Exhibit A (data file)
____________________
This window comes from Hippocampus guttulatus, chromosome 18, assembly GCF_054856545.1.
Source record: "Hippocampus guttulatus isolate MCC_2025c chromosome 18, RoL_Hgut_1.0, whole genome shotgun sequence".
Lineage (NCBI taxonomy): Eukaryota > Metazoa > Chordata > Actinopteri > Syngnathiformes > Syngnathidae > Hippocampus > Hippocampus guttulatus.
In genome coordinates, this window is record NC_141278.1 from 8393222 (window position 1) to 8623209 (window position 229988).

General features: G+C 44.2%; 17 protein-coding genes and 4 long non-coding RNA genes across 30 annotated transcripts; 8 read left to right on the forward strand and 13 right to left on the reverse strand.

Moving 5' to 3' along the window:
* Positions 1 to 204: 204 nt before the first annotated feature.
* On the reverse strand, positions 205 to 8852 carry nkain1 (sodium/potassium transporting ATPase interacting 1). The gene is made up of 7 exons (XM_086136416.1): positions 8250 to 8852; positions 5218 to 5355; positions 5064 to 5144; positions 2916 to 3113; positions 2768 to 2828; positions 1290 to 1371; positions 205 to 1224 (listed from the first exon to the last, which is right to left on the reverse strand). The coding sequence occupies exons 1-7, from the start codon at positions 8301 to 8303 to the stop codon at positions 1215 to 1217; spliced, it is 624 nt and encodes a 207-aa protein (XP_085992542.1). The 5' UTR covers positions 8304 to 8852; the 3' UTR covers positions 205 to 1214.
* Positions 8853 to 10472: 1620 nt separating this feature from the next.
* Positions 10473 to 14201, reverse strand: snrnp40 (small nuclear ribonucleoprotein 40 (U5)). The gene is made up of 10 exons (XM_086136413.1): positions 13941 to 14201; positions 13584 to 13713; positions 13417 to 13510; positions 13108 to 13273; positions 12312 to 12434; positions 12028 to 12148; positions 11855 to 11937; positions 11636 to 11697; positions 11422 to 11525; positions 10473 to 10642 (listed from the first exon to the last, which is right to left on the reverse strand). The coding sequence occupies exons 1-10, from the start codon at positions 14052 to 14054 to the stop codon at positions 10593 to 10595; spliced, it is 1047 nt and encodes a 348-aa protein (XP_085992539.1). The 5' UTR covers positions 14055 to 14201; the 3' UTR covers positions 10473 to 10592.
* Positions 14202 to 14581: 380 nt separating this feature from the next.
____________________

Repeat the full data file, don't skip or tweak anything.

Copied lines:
This window comes from Hippocampus guttulatus, chromosome 18, assembly GCF_054856545.1.
Source record: "Hippocampus guttulatus isolate MCC_2025c chromosome 18, RoL_Hgut_1.0, whole genome shotgun sequence".
Lineage (NCBI taxonomy): Eukaryota > Metazoa > Chordata > Actinopteri > Syngnathiformes > Syngnathidae > Hippocampus > Hippocampus guttulatus.
In genome coordinates, this window is record NC_141278.1 from 8393222 (window position 1) to 8623209 (window position 229988).

General features: G+C 44.2%; 17 protein-coding genes and 4 long non-coding RNA genes across 30 annotated transcripts; 8 read left to right on the forward strand and 13 right to left on the reverse strand.

Moving 5' to 3' along the window:
* Positions 1 to 204: 204 nt before the first annotated feature.
* On the reverse strand, positions 205 to 8852 carry nkain1 (sodium/potassium transporting ATPase interacting 1). The gene is made up of 7 exons (XM_086136416.1): positions 8250 to 8852; positions 5218 to 5355; positions 5064 to 5144; positions 2916 to 3113; positions 2768 to 2828; positions 1290 to 1371; positions 205 to 1224 (listed from the first exon to the last, which is right to left on the reverse strand). The coding sequence occupies exons 1-7, from the start codon at positions 8301 to 8303 to the stop codon at positions 1215 to 1217; spliced, it is 624 nt and encodes a 207-aa protein (XP_085992542.1). The 5' UTR covers positions 8304 to 8852; the 3' UTR covers positions 205 to 1214.
* Positions 8853 to 10472: 1620 nt separating this feature from the next.
* Positions 10473 to 14201, reverse strand: snrnp40 (small nuclear ribonucleoprotein 40 (U5)). The gene is made up of 10 exons (XM_086136413.1): positions 13941 to 14201; positions 13584 to 13713; positions 13417 to 13510; positions 13108 to 13273; positions 12312 to 12434; positions 12028 to 12148; positions 11855 to 11937; positions 11636 to 11697; positions 11422 to 11525; positions 10473 to 10642 (listed from the first exon to the last, which is right to left on the reverse strand). The coding sequence occupies exons 1-10, from the start codon at positions 14052 to 14054 to the stop codon at positions 10593 to 10595; spliced, it is 1047 nt and encodes a 348-aa protein (XP_085992539.1). The 5' UTR covers positions 14055 to 14201; the 3' UTR covers positions 10473 to 10592.
* Positions 14202 to 14581: 380 nt separating this feature from the next.